IHS plans to lay off 50-100 workers at Owings Mills Office operations being reorganized

September 23, 1995|By John Fairhall | John Fairhall,SUN STAFF

Fast-growing Integrated Health Services Inc. is laying off between 50 and 100 people at its Owings Mills headquarters this week as part of what company officials term a restructuring.

Senior Vice President Marc B. Levin said yesterday that the reduction does not reflect any trouble at the health services company, which specializes in low-cost alternatives to hospitals.

Integrated Health Services has reported record earnings and revenues for 18 consecutive quarters.

"The impetus . . . is to realign the corporate office operations" to decentralize decision-making and reflect Integrated's emphasis on "regionalized health-care networks," Mr. Levin said.

The company has had separate staffs for each product line, but now it will make one staff responsible for all product lines in each region, Mr. Levin said.

This "eliminates duplication of effort."

Company officials did not announce the layoffs, but confirmed them after some of the affected workers called The Sun.

Mr. Levin declined to specify the number of layoffs, but said they represent 8 percent of the corporate staff, which had been growing.

The company manages 38,000 employees in about 200 facilities nationwide.

It provides an array of services, mainly in specially outfitted nursing homes.

This is "the first time in the six years of the company that we've had a major reorganization like this," Mr. Levin said.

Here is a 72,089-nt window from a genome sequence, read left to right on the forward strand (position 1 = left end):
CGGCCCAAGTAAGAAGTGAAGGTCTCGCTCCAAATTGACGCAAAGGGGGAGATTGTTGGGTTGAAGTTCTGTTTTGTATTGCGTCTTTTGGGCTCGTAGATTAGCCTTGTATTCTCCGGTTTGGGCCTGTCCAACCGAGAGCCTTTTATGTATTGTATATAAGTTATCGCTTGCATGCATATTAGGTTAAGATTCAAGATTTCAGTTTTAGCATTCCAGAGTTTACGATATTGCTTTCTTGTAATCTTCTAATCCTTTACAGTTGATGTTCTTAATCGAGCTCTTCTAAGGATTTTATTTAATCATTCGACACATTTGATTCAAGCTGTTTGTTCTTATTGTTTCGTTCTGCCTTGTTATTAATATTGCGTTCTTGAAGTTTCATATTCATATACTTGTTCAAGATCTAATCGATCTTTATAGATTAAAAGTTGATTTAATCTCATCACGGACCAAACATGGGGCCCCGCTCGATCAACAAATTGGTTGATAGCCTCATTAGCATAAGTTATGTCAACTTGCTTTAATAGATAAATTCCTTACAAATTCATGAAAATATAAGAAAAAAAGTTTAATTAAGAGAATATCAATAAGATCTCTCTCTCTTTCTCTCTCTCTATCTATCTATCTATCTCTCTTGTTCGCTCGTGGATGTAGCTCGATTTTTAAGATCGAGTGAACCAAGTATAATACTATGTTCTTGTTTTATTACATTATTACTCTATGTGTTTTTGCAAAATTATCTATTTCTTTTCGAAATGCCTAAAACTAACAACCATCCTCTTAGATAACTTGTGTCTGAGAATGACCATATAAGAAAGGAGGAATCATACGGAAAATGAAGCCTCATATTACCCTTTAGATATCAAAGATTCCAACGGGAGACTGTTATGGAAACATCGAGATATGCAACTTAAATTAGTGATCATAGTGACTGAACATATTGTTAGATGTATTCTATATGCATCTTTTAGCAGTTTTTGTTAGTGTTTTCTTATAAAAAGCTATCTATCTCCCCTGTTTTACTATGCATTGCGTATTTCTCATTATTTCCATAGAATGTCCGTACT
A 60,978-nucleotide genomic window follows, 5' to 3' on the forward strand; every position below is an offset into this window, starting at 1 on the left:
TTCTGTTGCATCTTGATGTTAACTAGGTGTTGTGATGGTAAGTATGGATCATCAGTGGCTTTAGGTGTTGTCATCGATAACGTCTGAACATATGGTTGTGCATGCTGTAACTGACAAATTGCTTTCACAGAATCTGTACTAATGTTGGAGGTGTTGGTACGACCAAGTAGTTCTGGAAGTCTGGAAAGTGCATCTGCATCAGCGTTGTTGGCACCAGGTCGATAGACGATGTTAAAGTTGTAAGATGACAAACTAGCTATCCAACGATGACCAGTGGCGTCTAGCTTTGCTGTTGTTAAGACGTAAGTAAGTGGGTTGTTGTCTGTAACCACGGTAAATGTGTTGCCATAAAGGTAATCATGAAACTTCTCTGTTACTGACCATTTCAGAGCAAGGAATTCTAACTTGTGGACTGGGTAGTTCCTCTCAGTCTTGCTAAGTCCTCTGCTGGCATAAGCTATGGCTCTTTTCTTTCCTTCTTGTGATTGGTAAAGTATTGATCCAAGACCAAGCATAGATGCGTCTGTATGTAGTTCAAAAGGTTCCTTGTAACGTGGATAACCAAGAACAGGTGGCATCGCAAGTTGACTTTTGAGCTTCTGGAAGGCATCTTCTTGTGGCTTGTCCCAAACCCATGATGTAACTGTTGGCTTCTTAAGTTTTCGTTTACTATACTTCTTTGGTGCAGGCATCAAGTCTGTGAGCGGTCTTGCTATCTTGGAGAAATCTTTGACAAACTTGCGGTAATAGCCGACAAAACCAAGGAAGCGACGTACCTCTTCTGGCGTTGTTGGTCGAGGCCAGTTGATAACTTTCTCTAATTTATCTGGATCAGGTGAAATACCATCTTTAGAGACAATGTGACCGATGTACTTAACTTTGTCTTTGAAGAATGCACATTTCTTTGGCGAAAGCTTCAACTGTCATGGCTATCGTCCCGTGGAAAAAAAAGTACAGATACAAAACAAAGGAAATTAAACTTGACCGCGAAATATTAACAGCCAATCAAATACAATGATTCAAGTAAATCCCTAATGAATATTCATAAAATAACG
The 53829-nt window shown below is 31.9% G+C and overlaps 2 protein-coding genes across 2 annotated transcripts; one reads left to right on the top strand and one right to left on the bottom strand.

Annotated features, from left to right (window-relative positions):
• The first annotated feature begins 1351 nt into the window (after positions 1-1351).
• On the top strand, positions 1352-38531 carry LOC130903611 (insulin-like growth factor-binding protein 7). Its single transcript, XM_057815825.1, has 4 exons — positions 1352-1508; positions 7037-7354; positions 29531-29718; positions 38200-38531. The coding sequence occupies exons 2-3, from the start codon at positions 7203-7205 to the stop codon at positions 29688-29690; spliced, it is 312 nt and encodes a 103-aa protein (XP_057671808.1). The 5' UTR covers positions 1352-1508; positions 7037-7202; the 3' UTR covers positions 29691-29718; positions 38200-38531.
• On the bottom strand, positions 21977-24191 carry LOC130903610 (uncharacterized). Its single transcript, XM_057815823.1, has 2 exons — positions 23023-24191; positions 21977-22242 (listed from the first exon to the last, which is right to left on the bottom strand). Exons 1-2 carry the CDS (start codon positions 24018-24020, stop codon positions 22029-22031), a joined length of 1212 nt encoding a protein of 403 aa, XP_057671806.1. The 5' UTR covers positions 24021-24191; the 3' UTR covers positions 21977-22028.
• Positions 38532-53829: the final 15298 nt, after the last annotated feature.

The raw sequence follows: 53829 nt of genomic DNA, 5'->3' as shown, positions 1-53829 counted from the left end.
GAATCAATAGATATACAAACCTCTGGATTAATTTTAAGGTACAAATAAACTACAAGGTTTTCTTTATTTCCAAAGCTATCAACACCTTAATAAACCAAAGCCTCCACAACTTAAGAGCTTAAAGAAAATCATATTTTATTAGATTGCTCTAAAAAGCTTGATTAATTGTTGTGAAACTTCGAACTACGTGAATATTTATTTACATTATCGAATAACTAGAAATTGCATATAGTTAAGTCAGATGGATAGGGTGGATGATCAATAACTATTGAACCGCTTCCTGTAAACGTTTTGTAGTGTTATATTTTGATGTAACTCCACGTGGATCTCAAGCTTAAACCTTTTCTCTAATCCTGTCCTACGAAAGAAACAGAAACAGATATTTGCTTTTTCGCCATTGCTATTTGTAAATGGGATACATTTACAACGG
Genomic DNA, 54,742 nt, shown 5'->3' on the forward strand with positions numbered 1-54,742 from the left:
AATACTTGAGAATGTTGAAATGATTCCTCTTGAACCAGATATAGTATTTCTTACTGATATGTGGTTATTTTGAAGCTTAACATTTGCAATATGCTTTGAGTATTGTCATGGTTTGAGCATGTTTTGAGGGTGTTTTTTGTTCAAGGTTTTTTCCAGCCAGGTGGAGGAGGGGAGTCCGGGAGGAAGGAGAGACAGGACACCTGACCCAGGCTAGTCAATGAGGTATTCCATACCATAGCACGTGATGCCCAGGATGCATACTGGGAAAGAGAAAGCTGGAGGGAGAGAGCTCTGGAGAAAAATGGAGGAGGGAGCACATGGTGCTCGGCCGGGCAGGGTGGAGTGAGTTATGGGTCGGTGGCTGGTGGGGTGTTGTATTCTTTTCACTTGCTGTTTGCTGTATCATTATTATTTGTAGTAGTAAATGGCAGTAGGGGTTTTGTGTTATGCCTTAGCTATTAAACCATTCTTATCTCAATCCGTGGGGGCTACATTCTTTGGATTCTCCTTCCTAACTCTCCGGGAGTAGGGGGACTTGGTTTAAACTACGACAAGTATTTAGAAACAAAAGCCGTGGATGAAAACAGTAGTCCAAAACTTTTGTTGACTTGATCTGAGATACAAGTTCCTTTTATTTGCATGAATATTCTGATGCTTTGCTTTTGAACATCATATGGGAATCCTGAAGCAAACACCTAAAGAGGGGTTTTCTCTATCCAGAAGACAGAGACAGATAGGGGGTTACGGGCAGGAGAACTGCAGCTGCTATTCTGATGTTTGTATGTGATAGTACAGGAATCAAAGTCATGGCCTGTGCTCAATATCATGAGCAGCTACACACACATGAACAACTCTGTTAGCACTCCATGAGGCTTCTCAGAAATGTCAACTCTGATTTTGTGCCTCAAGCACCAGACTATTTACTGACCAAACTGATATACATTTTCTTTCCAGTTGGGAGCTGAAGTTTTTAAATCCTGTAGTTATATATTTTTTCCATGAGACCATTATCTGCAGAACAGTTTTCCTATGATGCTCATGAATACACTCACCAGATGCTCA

Kurt Funderburg, of Ferris, Baker Watts Inc. in Baltimore, said he wasn't surprised by the move.

"I have known in my discussions with them in the last several months they were considering some moves to reduce overhead and streamline operations," Mr. Funderburg said.

"I don't think this points up any weakness in their operations."

RB Integrated has had spectacular growth under Dr. [See IHS, 24C] Robert N. Elkins, its chairman and chief executive, and has become the leader in what the industry calls "subacute care."

Treating patients in less expensive nursing home settings appeals strongly to managed-care insurers.

But the company's stock has not reflected its earnings and revenue growth. It closed yesterday at $29.375, down from its 52-week high of $42.50 in February.

"The stock price has performed very poorly so far in '95, largely due to factors beyond the company's control," said Mr. Funderburg.

He referred to expected changes in the federal budgets of Medicare and Medicaid, important revenue sources for Integrated.

But Mr. Funderburg is optimistic about the company's prospects.

"Even the naysayers who have talked down IHS aren't really thinking the situation through, because even under the most pessimistic outlook, IHS will still be a very strong company," he said.

The company's strength is "providing care in the lowest-cost setting," he noted.

Integrated reported revenues of $278.4 million in the second quarter of this year, up 101 percent from a year ago. It earned $13.9 million before extraordinary items, an increase of 104 percent. Earnings per share before extraordinary items were up 35 percent, to 54 cents a share.

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